This is Condoleezza Rice.
She’s accompanied cellist prodigy Yo-Yo Ma on the piano, has a Ph.D. in political science, and was Stanford University’s youngest, first female, and first African-American provost.
During then-President George W. Bush’s first term, Rice became the first woman to serve as national security advisor. By the time his second term ended, she’d also added first female African-American secretary of state to her resume.
Basically, she’s spent her life taking a hammer to every glass ceiling she’s encountered.
While the debate about the prevalence of and solution to racism and sexism rages on, Rice offered some pretty perfect advice for achieving success while you’re waiting for the world to change. During an interview with Motto, she said:
“Don’t let somebody else’s racism or sexism be your problem.”
Rice claimed that’s the message women need to hear — if someone tries to put you down, “don’t take that on,” just speak up for yourself and if you can’t, “find mentors to help you navigate those difficult circumstances.”
“The fact is life isn’t perfect and you are going to run into people who try to belittle you and put you down, and you simply have to be capable of not accepting that from them,” she said.
The caveat to this lesson is that if you’re denied something you firmly believe you should have gotten, the former secretary of state whole-heartedly encourages women to use every means of recourse available.
However, when it comes to the day-to-day “glance or interruption,” she offered the hard truth: “You just can’t let that get to you.”
If you try to tackle every problem no matter how minor, Rice predicts you’ll end up hurting your chances at success. “You’re just going to raise your blood pressure and be thrown off what you’re really supposed to be focusing on.”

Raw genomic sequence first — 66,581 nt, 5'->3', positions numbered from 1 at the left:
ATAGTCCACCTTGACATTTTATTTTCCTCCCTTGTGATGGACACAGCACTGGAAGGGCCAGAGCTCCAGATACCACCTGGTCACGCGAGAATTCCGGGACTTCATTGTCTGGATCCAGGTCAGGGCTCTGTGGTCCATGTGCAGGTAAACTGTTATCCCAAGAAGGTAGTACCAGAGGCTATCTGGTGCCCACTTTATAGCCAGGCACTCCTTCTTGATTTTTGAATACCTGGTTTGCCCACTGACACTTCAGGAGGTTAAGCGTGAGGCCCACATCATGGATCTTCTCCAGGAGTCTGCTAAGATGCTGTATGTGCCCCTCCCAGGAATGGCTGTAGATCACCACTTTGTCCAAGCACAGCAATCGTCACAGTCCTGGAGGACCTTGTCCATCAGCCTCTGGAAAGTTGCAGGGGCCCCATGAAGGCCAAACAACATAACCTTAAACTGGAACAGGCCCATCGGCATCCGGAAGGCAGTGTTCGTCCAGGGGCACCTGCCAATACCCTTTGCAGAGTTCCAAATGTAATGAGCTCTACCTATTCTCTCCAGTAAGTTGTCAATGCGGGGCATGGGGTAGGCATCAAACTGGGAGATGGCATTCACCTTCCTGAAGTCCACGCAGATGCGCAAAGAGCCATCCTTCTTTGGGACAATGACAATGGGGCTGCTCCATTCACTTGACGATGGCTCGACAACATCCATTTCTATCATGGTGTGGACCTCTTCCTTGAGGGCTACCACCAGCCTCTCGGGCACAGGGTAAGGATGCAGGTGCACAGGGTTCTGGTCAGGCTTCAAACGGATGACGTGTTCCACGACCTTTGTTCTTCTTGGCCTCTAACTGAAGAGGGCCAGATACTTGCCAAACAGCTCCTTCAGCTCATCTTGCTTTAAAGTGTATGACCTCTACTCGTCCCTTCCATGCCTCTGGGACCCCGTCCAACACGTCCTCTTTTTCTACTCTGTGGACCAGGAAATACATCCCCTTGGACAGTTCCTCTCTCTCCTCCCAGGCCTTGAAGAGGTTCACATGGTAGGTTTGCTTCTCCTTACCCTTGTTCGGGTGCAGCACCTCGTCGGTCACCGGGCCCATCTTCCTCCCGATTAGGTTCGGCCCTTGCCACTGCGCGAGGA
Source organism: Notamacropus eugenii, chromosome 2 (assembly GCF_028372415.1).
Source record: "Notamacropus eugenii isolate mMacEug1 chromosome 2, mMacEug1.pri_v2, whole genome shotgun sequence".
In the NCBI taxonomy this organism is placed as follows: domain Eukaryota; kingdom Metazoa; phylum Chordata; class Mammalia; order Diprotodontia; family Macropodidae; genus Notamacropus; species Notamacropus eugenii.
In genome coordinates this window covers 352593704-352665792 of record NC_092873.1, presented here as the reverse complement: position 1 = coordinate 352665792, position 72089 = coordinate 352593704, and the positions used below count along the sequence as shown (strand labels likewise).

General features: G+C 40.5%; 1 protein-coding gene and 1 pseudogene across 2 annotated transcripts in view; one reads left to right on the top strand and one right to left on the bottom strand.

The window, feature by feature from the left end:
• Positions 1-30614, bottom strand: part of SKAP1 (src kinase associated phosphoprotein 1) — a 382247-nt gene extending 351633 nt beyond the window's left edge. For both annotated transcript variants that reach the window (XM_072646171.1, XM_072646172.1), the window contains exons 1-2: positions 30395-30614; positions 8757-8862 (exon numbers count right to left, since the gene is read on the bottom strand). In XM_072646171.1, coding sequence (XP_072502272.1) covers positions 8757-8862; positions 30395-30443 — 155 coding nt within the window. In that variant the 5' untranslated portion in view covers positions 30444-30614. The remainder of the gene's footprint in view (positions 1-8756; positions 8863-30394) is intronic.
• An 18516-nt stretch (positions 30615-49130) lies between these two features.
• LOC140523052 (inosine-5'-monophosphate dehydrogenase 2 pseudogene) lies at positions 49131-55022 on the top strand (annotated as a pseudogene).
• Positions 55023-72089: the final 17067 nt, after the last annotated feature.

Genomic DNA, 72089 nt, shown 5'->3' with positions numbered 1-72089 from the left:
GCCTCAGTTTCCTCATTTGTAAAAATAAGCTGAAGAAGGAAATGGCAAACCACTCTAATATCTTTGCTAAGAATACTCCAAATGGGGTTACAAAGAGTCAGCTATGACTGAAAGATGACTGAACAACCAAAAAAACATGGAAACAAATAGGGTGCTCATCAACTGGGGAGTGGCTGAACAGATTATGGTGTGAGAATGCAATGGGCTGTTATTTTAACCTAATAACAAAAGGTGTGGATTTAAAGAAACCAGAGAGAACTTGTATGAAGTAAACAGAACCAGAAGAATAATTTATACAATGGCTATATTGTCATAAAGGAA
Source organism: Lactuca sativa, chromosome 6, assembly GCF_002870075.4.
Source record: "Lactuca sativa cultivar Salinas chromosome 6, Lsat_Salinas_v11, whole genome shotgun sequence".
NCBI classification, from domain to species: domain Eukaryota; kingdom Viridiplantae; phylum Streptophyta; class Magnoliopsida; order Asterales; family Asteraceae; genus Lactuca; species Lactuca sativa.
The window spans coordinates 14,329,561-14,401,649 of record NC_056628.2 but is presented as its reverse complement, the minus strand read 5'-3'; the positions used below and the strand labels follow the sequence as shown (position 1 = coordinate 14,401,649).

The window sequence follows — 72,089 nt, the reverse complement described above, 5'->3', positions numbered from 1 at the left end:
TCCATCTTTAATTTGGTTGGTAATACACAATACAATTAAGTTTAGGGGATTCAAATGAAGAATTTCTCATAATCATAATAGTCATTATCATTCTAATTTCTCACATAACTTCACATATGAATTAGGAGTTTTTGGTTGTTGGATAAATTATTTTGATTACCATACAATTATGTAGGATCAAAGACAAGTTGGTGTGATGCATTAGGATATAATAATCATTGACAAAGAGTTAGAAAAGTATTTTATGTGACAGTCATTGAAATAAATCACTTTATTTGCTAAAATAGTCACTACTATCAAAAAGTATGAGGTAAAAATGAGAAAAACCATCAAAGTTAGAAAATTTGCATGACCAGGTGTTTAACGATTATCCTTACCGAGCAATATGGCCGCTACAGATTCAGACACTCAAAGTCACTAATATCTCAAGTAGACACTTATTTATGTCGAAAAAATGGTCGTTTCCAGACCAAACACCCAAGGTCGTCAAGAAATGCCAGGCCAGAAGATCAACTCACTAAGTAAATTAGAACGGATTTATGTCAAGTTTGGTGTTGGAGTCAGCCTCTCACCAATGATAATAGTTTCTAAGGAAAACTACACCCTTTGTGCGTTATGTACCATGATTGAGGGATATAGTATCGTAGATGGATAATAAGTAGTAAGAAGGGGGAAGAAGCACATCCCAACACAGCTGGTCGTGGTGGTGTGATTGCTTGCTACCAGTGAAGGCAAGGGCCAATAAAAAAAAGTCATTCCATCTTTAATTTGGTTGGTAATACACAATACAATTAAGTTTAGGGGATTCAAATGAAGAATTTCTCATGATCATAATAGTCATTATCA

These lessons were something that Rice learned at a young age and attributed to her parents. She described her upbringing to Motto:
“To be perfectly honest, I grew up in segregated Birmingham, Alabama, and that was macro-aggression, so I don’t really get microaggression.”
As an African-American woman, her family constantly told her she would have to be “twice as good” and that this notion wasn’t up for debate; it was a fact.
However, that isn’t to say her parents thought her gender or her race would prevent her from reaching her goals — their reiteration of the fact of her life seemed to seek to empower their daughter.
“They said there are no victims — the minute you think of yourself as a victim, you’ve given control of your life to someone else,” she told Motto. “I remember specifically my father saying once it’s OK if someone doesn’t want to sit next to you because you’re black, as long as they move.”
Rice, who has served in a variety of male-dominated fields, believes that diversifying the workplace begins with the women who have achieved success. She explained that the current conversations, which focus on the barriers women face, “make it sound so hard that we scare women away.”
If Rice (a “failed piano major”) can find a career, she believes others can, too. She added, “I don’t want young women to think it’s impossible.”
When she wanted to become a Soviet specialist, her only role models were “old, white men,” and if she had waited for an African-American female role model, she’d still be waiting.
So, Rice’s message to young women today is this: “Don’t wait to see someone like you.”